How To Replace The Battery In A Dell Laptop
Watch out for the voltages, and don’t take any part number at face value.
What does it take to get a new battery from Dell? In my case, the process involved:
—11 Dell sales and service reps,
—3 hours and 18 minutes on the phone,
—53 emails and
—four FedEx shipments,
at the end of which I did not have a Dell battery.
The purpose of this saga is not to take on Dell Technologies, which refunded my money, but to say something about logistics. I see in this fiasco a huge business opportunity. If a company with “technology” in its name can’t fix its distribution technology, somebody else will. Firms that are good at distribution and/or customer relationship software have a magnificent future.
Going farther out on a limb, I also draw from this experience the sense that free-market capitalism is not all that it’s cracked up to be.
My six-year-old Inspiron 5749 uses a battery type-marked XCMRD. This is what should appear when you put that battery type into a Dell search bar: a crisp picture of the battery, a list of the computers it fits, a price and a “Buy now” button. What does appear: “No results.”
Late in this adventure, I discovered an important fact about Dell batteries. Sometimes one style of battery might bear either of two different type numbers, and sometimes one type number is used for two different kinds of battery (14 volts and 11 volts, incompatible).
The first Dell person I dealt with, whom I will identify by the initial S., spent 19 days researching my request for an XCMRD and then said she couldn’t help me.
Next was I., a courteous salesman in Bangalore who spoke with an upper-class British accent. Pawing through the Dell website, he pointed me to a page displaying a muddy picture of a battery that looked different from what was in my computer. But this item miraculously listed my laptop among the models for which it would be suitable. I decided to take a chance on it. Mr. I. put $120 plus tax on my credit card and had the battery shipped.
Two problems. One is that the different-looking battery is indeed different; the website is lying about its suitability for my Inspiron 5749. The other is that the Dell shipping office made an error of its own, sending me a battery in a third style even more distant in shape from the one I needed.
Much time and effort went into getting the wrong battery back to Dell. A fair amount of that was me waiting on hold for long stretches and then being informed that I was in the wrong department and would have to start over. It was like getting to the window at Motor Vehicles only to be told that you just spent an hour in the wrong line.
I sent emails with photos explaining that the shipping department sent the wrong item and that even if it had sent what the salesman ordered, that item would probably have failed to fit in my laptop. The emails were politely acknowledged and then disregarded. I sent the wrong battery back, burning gas in another FedEx truck.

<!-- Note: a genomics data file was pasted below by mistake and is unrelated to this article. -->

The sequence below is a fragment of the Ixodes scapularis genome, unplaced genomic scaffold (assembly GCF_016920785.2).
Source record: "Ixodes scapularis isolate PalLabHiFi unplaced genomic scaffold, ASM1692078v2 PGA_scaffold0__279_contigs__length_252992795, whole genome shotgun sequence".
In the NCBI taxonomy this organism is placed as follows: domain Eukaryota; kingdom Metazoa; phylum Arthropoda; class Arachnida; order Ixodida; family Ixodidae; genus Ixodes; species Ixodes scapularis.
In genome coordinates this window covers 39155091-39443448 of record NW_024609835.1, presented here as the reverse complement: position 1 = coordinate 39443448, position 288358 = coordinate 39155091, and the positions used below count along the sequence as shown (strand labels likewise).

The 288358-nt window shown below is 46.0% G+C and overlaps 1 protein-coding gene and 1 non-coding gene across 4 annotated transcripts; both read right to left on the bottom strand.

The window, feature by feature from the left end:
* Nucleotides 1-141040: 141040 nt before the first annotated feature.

A second battery arrived at my house. Comically, it was identical to the first erroneous product.
More emails and calls ensued. Eventually, I reached R., a Dell sales rep who was clued in. She told me that what I needed in order to replace an XCMRD was neither the item on the website nor the one erroneously shipped but a third style that Dell is now identifying with the character string FW1MN. Alas, Dell was out of those.
R. recommended that I give one of those unofficial vendors on Amazon a try. Which I did. I paid $25 plus tax to get an XCMRD from some schlock outfit. Guess what? It works fine.
A month after installing the XCMRD, and almost two months after FedEx informed me that my second bum battery was back in Dell’s hands, Dell sent me, in one day, nine more emails. Each declared that the second return was in transit and Dell was on top of the situation.
I feel a bit sorry for Michael S. Dell. Given all the manpower and FedEx charges he put into this transaction, his company would have lost money even if one of its $120 products had fit my machine.
We are led to believe that technology will save the world and that the profit motive makes every business efficient. Not this time.
For this digression into capitalism’s failures I am inspired by one Warren Meyer, a part-time libertarian blogger and a full-time entrepreneur. (I chronicled his unusual line of work here.) This guy is no fan of big government or of leftists who hate big business. But two of his recent posts break the pattern.
In one, he splutters about customer service from a bank even more ham-fisted than Dell. In another, he expresses astonishment at how well the State of Arizona is handling mass vaccination.
So, next time I make it to the front of the DMV line I’ll praise government and give the hapless clerk a smile.
Published at Thu, 01 Apr 2021 20:02:33 +0000